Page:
Part of the ANU College of Law Research Seminar Series 2021 series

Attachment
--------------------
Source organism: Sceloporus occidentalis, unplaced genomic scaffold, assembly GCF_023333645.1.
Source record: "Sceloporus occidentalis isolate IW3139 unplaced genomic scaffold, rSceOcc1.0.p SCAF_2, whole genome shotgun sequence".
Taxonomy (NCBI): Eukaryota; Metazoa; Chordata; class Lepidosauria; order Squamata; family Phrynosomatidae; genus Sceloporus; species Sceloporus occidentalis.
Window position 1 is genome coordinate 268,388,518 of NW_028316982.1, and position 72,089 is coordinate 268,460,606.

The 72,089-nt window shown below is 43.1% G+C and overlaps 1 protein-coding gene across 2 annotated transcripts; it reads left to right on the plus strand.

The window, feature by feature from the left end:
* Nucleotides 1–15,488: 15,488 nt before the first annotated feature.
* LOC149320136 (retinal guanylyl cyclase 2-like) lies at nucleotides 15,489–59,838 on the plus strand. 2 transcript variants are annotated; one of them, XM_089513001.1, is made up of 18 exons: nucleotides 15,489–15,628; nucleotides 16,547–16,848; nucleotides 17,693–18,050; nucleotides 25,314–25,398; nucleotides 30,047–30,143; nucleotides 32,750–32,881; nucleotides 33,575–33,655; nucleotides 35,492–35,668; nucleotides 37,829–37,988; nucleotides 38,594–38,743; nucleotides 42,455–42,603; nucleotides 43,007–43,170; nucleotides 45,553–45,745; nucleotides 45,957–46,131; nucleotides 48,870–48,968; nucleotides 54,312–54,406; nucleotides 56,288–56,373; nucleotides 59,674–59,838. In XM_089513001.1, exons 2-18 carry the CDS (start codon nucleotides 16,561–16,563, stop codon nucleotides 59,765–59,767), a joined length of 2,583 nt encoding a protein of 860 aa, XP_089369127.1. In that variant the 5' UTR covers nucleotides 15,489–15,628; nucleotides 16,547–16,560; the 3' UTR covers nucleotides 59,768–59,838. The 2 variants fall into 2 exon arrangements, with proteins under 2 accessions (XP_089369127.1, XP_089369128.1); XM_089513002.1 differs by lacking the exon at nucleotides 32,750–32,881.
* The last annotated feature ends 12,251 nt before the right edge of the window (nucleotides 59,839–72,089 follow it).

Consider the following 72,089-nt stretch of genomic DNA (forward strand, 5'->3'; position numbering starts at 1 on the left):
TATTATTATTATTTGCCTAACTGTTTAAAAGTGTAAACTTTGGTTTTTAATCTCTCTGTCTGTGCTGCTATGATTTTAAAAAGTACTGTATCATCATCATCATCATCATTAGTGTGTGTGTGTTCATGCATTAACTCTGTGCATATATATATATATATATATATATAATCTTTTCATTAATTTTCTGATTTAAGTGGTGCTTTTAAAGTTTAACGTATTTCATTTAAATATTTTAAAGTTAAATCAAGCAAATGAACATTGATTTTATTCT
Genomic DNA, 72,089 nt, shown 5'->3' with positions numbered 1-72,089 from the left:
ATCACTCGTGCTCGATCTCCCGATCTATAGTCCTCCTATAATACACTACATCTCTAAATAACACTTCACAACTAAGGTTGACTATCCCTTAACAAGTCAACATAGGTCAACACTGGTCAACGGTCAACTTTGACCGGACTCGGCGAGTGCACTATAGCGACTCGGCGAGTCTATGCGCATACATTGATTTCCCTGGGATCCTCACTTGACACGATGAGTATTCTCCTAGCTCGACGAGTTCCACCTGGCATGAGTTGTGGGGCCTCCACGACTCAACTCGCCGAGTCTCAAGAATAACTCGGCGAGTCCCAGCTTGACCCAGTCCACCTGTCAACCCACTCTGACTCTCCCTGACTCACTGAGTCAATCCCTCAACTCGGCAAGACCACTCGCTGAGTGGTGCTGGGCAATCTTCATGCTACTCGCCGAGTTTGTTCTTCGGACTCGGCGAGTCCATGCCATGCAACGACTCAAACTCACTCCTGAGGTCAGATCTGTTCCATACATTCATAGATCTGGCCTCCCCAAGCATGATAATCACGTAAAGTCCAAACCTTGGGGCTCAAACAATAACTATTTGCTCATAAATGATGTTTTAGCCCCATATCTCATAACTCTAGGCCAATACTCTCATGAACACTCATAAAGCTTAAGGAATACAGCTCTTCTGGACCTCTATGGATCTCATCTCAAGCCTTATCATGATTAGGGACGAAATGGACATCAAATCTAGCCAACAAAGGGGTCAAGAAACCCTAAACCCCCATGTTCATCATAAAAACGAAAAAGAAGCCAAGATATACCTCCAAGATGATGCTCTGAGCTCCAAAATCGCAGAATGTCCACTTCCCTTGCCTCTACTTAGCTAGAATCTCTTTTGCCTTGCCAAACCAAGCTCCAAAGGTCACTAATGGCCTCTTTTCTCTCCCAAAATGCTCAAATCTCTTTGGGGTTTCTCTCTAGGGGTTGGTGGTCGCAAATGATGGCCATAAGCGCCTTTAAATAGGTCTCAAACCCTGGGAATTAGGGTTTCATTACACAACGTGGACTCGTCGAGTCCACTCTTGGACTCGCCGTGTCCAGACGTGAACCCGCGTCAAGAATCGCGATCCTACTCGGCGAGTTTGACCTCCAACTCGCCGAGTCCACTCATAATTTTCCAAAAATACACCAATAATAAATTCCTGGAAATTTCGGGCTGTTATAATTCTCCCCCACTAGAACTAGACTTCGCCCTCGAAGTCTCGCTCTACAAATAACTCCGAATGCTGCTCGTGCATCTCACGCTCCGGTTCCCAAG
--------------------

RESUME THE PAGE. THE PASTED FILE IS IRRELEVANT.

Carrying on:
This seminar will focus on three different autonomous weapons’ types, explore how two of them came to be subjected to outright bans under international law, and evaluate whether a pre-emptive ban on the third is desirable, and if so, whether such a ban is possible. Over the late 1990s into the 2000s, innovative international civil society coalitions joined forces with middle powers to argue successfully that key principles of International Humanitarian Law – proportionality and distinction – were violated by both Anti-Personnel Landmines and Cluster Munitions, and as such pioneered means to ban them. Civil society groups are again calling for a ban on a far more technologically-sophisticated weapons type known as Lethal Autonomous Weapons Systems (LAWS). While fully autonomous weapons are not yet built, and there is fierce legal, ethical and technological debate over what ‘autonomy’ means, there is also some question as to whether creating pre-emptive law is viable even if it is morally defensible, especially given the increasingly tense strategic environment.